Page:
There is even an assumption that the workplace is not a place to make use of humour. Even among colleagues, there is very little laughter shared, all in the name of trying to act “corporate.” In fact, there are workplaces were laughter during work is strictly prohibited since it signifies that individuals do not have much to do or are not doing much. Customer service ends up suffering when this happens.
Laughter is a great way of breaking the ice when dealing with someone for the first time. Therefore when interacting with new customers, it helps if the interaction is carried out with some humour. For those in sales and marketing, this particular should carry an added weight. If you can get a total stranger to share laughter with you, you are on your way to winning not only a customer but a friend.
Laughter is also helpful in building relationships. Professor Robert Provine of the University of Maryland, who has done a lot of work on the subject of laughter, says “Laughter is the quintessential human social signal. Laughter is about relationships.” Provine’s studies showed that human beings tend to laugh thirty times more when they are with other people than when they are alone. In other words, laughter is meant to be shared. It is a way of bringing people together.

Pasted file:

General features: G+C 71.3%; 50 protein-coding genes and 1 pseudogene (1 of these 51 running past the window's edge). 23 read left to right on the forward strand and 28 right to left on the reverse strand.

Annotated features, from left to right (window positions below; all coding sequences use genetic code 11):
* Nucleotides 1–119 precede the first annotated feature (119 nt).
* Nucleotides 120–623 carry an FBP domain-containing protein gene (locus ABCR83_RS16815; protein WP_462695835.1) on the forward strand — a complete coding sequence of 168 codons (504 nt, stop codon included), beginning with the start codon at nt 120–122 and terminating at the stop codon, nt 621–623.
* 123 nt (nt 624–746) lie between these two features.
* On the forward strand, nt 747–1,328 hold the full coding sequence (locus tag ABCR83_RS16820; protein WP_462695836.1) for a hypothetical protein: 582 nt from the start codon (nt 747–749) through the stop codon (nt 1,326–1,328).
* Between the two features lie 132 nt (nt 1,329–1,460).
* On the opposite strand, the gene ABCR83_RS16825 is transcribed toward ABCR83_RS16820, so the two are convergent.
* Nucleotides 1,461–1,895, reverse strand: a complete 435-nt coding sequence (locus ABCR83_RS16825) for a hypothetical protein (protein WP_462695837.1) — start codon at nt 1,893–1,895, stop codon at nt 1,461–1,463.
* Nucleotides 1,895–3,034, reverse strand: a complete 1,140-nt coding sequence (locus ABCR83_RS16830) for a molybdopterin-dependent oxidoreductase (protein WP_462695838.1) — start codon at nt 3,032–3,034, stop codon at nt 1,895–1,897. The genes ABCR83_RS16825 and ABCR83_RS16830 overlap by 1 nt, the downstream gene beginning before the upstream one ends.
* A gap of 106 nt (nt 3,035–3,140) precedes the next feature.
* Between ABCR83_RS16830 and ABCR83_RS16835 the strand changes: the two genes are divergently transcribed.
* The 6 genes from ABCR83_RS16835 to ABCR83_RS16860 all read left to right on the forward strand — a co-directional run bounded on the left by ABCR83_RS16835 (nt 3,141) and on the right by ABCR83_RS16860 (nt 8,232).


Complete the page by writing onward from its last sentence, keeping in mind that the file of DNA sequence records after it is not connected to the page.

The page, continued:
Internally, laughter can help improve teamwork. When colleagues are able to bond well, they are in a better position to serve customers. Teams in which there is a lot of in-fighting and tension are not very good at serving external customers. It is true that the internal state of the organisation tends to reflect in the way the organisation treats its customers.
Laughter can also help in bonding with customers. If you can share laughter with your customer, you have got the one on your side. The role of humour in solving problems is one that is well-documented. Anyone who knows anything about customer service knows that occasionally things go wrong. But in the midst of it all, if you can manage to employ appropriate humour, you could be on your way to an amicable solution. An aggrieved customer would not stay so for long, especially after a good laugh. The good news is that no matter how serious a matter is, there is always some appropriate humour that can be employed at the appropriate time.
Laughter has also been known to release the creative juices. Therefore, if there is a thorny issue that needs some imaginative thinking, a good laugh will be most helpful. There are studies that even prove that laughing has a way of helping to reinforce taught messages. So if something new is being taught at work, whether to customers or to colleague employees, it pays if the one doing the teaching embeds some humour in the lesson.
A study by John Kounios at Drexel University and Mark Beeman from Northwestern University showed that individuals who had just been shown a comedy routine increased their ability to solve puzzles by as much as 20%. Maybe British actor and film producer, John Cleese was on to something when he said, “He who laughs most, learns best.”